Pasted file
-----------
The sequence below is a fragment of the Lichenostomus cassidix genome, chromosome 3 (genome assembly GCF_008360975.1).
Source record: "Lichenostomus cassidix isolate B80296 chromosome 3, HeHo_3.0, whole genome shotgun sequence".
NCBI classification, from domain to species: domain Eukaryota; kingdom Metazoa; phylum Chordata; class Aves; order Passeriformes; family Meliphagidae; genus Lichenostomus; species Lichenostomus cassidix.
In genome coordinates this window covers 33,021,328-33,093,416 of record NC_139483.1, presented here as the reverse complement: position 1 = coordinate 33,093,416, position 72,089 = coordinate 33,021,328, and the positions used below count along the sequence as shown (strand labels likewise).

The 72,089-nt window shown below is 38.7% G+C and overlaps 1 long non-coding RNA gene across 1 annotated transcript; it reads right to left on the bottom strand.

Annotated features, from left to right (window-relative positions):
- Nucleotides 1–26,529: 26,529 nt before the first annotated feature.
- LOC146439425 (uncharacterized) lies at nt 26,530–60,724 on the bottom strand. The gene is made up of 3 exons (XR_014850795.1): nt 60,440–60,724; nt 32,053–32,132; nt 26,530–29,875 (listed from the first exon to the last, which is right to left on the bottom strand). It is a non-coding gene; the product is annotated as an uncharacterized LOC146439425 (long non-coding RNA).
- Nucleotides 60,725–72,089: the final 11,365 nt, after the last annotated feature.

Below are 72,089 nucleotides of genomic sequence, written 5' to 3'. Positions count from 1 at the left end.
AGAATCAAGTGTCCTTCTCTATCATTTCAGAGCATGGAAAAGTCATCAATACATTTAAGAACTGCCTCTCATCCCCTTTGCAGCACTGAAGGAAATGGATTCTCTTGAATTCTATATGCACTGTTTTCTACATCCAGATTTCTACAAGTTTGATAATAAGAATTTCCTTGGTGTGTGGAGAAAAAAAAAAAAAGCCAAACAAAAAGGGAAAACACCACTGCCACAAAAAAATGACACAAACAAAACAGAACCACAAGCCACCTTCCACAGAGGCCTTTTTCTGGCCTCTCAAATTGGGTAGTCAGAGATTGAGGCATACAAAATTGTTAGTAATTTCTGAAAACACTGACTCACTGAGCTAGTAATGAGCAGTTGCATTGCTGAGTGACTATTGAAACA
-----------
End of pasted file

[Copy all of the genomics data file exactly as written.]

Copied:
The sequence below is a fragment of the Lichenostomus cassidix genome, chromosome 3 (genome assembly GCF_008360975.1).
Source record: "Lichenostomus cassidix isolate B80296 chromosome 3, HeHo_3.0, whole genome shotgun sequence".
NCBI classification, from domain to species: domain Eukaryota; kingdom Metazoa; phylum Chordata; class Aves; order Passeriformes; family Meliphagidae; genus Lichenostomus; species Lichenostomus cassidix.
In genome coordinates this window covers 33,021,328-33,093,416 of record NC_139483.1, presented here as the reverse complement: position 1 = coordinate 33,093,416, position 72,089 = coordinate 33,021,328, and the positions used below count along the sequence as shown (strand labels likewise).

The 72,089-nt window shown below is 38.7% G+C and overlaps 1 long non-coding RNA gene across 1 annotated transcript; it reads right to left on the bottom strand.

Annotated features, from left to right (window-relative positions):
- Nucleotides 1–26,529: 26,529 nt before the first annotated feature.
- LOC146439425 (uncharacterized) lies at nt 26,530–60,724 on the bottom strand. The gene is made up of 3 exons (XR_014850795.1): nt 60,440–60,724; nt 32,053–32,132; nt 26,530–29,875 (listed from the first exon to the last, which is right to left on the bottom strand). It is a non-coding gene; the product is annotated as an uncharacterized LOC146439425 (long non-coding RNA).
- Nucleotides 60,725–72,089: the final 11,365 nt, after the last annotated feature.

Below are 72,089 nucleotides of genomic sequence, written 5' to 3'. Positions count from 1 at the left end.
AGAATCAAGTGTCCTTCTCTATCATTTCAGAGCATGGAAAAGTCATCAATACATTTAAGAACTGCCTCTCATCCCCTTTGCAGCACTGAAGGAAATGGATTCTCTTGAATTCTATATGCACTGTTTTCTACATCCAGATTTCTACAAGTTTGATAATAAGAATTTCCTTGGTGTGTGGAGAAAAAAAAAAAAAGCCAAACAAAAAGGGAAAACACCACTGCCACAAAAAAATGACACAAACAAAACAGAACCACAAGCCACCTTCCACAGAGGCCTTTTTCTGGCCTCTCAAATTGGGTAGTCAGAGATTGAGGCATACAAAATTGTTAGTAATTTCTGAAAACACTGACTCACTGAGCTAGTAATGAGCAGTTGCATTGCTGAGTGACTATTGAAACA